With one game left to play ahead of the 2020 postseason, the Kansas City Chiefs, who secured a franchise-record 14th regular season win on Sunday, are having one of their most dominant seasons on paper.
However, a new column from Washington Post sports reporter Neil Greenberg on Monday paints a much gloomier picture for the defending Super Bowl champions as they continue their quest to run it back for the second time in as many years.
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Defensive Relapses at the Heart of Chiefs’ Red Flags
The story, which analyzes a few different advanced statistics to paint a more accurate picture of Kansas City’s season to date, suggests that the Chiefs have been “luckier than normal” due to a higher difference between the team’s actual and expected win rates, with the team’s current 452-324 scoring differential also pointing to a what-should-be 10-5 record instead of its current NFL-best 14-1 mark.
With the Chiefs leading all offenses in total yards per game by a nearly 30-yard margin, Patrick Mahomes and company are the obvious engine propelling the league’s Super Bowl favorite. But it’s the defensive side of the ball that is of most concern to Greenberg:
Kansas City’s defensive line stops opposing rushers at or behind the line of scrimmage 12 percent of the time, the second-worst mark this year behind the New England Patriots. They are also allowing a 68 percent conversion rate on third down via rushing plays. Only the Detroit Lions are worse this season. Last year the Chiefs allowed a 52 percent conversion rate, much closer to the league average of 49 percent.
The Chiefs have allowed opponents to score a touchdown a league-high 78 percent of the time in the red zone this season. Since 2002, no Super Bowl winner has ended the regular season with an opponent red-zone efficiency higher than 60 percent. Kansas City has the third-worst stop rate in goal-to-go situations, as well, with opponents earning six points 89 percent of the time in 2020. For comparison, the team had a red-zone efficiency of 51 percent last season (ninth-best) and allowed a touchdown in goal-to-go situations just 62 percent of the time (seventh-best).
Despite the Chiefs defense being low-hanging fruit for criticism compared to its historic offense, Steve Spagnuolo’s unit has held nine of its 15 opponents to 20 points or fewer this year and the sixth-fewest points allowed (324) of any team overall. Though according to the data, Kansas City is surrendering more than an extra touchdown compared to expectations from in-game scenarios since Week 9 — the start of the team’s current record streak of seven consecutive single-digit wins.
And unlike last year, when the Chiefs defense improved in the second half of the season, this year’s squad is getting worse as the season continues. For example, Kansas City’s defense cost the team 2.5 points per game during the first half of 2019. During the second half of 2019, the defense saved 2.6 points per game. This year, the unit saved 2.1 points per game in the first half but in the second half it’s allowed 7.6 more points per game than expected based on the down, distance and field position of each opposing play.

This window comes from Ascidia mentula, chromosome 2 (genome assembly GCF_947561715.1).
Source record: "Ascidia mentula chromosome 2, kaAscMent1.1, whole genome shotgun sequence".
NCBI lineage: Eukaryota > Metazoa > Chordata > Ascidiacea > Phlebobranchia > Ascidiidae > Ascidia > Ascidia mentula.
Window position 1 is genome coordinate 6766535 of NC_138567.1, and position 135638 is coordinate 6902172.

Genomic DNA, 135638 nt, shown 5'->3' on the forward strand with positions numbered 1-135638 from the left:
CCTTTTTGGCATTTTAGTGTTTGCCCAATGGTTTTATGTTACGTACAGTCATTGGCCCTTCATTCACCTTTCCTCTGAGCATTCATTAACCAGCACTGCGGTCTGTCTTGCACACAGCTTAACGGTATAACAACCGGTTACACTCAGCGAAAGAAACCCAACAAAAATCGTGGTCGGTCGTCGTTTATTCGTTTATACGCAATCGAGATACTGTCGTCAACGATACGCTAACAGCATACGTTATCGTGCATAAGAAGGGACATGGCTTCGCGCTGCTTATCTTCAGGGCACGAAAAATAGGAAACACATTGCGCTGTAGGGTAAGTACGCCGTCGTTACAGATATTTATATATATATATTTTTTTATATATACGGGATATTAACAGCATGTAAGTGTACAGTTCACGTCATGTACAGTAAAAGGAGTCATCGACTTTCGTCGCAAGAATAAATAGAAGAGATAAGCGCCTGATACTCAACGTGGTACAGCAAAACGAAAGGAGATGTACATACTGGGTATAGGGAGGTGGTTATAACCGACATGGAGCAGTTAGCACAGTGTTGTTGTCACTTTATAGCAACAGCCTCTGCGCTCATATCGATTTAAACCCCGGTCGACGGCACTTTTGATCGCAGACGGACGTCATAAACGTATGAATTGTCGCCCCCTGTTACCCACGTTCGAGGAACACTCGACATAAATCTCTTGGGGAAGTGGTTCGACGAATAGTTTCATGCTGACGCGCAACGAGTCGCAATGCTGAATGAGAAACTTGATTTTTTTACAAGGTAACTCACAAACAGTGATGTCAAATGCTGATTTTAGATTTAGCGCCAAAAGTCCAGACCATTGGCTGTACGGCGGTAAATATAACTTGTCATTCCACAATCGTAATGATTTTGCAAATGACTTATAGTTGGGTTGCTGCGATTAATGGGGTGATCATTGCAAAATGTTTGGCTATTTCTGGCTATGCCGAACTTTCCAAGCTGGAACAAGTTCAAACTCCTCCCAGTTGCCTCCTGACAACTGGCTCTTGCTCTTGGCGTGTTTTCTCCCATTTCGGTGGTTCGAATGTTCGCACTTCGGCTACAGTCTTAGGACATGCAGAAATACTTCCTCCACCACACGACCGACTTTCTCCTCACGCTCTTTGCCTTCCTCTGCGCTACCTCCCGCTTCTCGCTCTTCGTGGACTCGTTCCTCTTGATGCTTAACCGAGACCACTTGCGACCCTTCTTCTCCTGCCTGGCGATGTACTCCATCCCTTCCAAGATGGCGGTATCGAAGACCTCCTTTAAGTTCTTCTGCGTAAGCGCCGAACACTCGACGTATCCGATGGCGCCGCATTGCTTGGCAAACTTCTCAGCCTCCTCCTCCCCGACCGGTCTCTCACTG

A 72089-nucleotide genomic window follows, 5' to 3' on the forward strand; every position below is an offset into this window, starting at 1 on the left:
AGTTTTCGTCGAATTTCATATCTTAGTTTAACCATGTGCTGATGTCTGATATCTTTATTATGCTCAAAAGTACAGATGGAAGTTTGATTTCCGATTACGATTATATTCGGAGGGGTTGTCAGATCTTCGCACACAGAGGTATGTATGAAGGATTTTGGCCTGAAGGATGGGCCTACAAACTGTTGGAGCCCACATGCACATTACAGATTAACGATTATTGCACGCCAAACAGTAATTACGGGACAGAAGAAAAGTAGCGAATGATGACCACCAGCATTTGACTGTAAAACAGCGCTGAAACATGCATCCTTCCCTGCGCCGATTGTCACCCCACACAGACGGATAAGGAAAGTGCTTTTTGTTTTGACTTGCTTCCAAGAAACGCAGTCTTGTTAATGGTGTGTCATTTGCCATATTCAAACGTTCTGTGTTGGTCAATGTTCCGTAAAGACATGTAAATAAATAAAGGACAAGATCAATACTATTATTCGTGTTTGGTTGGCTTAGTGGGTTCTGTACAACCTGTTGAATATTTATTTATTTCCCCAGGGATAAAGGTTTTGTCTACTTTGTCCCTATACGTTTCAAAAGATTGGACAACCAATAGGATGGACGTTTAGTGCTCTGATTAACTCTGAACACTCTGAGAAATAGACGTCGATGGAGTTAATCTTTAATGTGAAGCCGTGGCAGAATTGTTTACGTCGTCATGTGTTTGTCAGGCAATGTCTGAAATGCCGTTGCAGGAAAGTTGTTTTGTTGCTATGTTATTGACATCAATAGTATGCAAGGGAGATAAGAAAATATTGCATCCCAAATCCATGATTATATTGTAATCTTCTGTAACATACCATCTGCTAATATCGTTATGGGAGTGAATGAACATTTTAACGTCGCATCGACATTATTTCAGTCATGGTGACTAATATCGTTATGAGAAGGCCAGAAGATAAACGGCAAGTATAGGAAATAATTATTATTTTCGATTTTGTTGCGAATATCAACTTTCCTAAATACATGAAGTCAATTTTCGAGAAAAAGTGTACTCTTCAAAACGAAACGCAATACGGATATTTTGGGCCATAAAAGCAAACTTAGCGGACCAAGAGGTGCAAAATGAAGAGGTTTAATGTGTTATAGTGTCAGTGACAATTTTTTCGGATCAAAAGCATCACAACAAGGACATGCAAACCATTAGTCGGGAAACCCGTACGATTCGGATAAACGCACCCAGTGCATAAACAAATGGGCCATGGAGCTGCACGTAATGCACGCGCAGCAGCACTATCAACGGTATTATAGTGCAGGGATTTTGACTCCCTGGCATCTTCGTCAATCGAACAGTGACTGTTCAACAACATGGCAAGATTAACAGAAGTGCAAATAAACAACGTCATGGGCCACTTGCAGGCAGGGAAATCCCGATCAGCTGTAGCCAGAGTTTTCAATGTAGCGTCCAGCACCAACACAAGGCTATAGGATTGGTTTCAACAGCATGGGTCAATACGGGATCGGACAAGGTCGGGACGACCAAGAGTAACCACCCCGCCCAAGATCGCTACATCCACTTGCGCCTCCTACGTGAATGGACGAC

While trending in the wrong direction since the season’s midway point, the defense was a primary reason behind Sunday’s win despite missing both veteran starting linebackers.
Andy Reid Will Rest Some Starters in Week 17
With the Los Angeles Chargers coming to town for a January 3 season finale and nothing significant left to play for, much of the attention in recent days has turned to whether head coach Andy Reid will elect to rest his starters on Sunday. After sidestepping the question during his December 23 press conference, Reid was asked again during his first media appearance of Week 17.
“In the past I’ve been ok with it, right,” Reid told reporters on Monday. “The way we’ve gone about it, the way we’ve practiced, in between that dead period there – the bye week period – so I feel comfortable if needed here to rest guys which I’m leaning in that direction then I’m confident that we can do it the right way and I’m not worried about that. Getting guys freshened up, I think can be a positive for you, so these guys aren’t going to forget the plays. We got a number of plays on both sides of the ball there. They won’t forget how to play. I think in some cases, a little bit of rest helps out.”
Without mentioning any names outside of saying backup QB Chad Henne is expected to see playing time at some point against the rival Chargers, the veteran coach tipped his hand pretty early in the week. One player who is a pretty safe bet to rest though is injured WR Sammy Watkins, as confirmed by NFL Network’s Ian Rapoport on Monday.
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Chris Licata is an NFL contributor covering the Kansas City Chiefs from enemy territory in Denver, Colorado. Follow him on Twitter @Chris__Licata or join the Heavy on Chiefs Facebook community for the latest out of Chiefs Kingdom!